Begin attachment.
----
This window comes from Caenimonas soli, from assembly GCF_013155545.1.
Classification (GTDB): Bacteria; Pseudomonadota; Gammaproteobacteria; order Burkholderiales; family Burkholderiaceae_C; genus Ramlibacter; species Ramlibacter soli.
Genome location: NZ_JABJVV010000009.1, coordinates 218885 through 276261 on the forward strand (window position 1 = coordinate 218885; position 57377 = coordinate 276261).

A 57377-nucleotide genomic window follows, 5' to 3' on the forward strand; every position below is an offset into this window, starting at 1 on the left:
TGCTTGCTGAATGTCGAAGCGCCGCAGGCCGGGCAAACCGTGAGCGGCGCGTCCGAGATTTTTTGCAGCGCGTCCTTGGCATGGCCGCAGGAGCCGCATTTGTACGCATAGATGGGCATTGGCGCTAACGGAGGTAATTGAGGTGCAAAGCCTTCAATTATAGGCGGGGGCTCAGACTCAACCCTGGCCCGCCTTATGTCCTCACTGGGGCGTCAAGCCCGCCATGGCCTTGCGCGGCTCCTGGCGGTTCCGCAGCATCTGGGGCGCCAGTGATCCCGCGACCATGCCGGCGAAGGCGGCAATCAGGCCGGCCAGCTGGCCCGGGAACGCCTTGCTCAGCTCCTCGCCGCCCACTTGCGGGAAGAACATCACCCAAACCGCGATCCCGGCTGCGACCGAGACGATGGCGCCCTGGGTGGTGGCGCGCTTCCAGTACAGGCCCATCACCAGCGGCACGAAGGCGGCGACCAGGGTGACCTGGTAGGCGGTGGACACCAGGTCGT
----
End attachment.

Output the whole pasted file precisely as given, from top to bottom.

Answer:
This window comes from Caenimonas soli, from assembly GCF_013155545.1.
Classification (GTDB): Bacteria; Pseudomonadota; Gammaproteobacteria; order Burkholderiales; family Burkholderiaceae_C; genus Ramlibacter; species Ramlibacter soli.
Genome location: NZ_JABJVV010000009.1, coordinates 218885 through 276261 on the forward strand (window position 1 = coordinate 218885; position 57377 = coordinate 276261).

A 57377-nucleotide genomic window follows, 5' to 3' on the forward strand; every position below is an offset into this window, starting at 1 on the left:
TGCTTGCTGAATGTCGAAGCGCCGCAGGCCGGGCAAACCGTGAGCGGCGCGTCCGAGATTTTTTGCAGCGCGTCCTTGGCATGGCCGCAGGAGCCGCATTTGTACGCATAGATGGGCATTGGCGCTAACGGAGGTAATTGAGGTGCAAAGCCTTCAATTATAGGCGGGGGCTCAGACTCAACCCTGGCCCGCCTTATGTCCTCACTGGGGCGTCAAGCCCGCCATGGCCTTGCGCGGCTCCTGGCGGTTCCGCAGCATCTGGGGCGCCAGTGATCCCGCGACCATGCCGGCGAAGGCGGCAATCAGGCCGGCCAGCTGGCCCGGGAACGCCTTGCTCAGCTCCTCGCCGCCCACTTGCGGGAAGAACATCACCCAAACCGCGATCCCGGCTGCGACCGAGACGATGGCGCCCTGGGTGGTGGCGCGCTTCCAGTACAGGCCCATCACCAGCGGCACGAAGGCGGCGACCAGGGTGACCTGGTAGGCGGTGGACACCAGGTCGT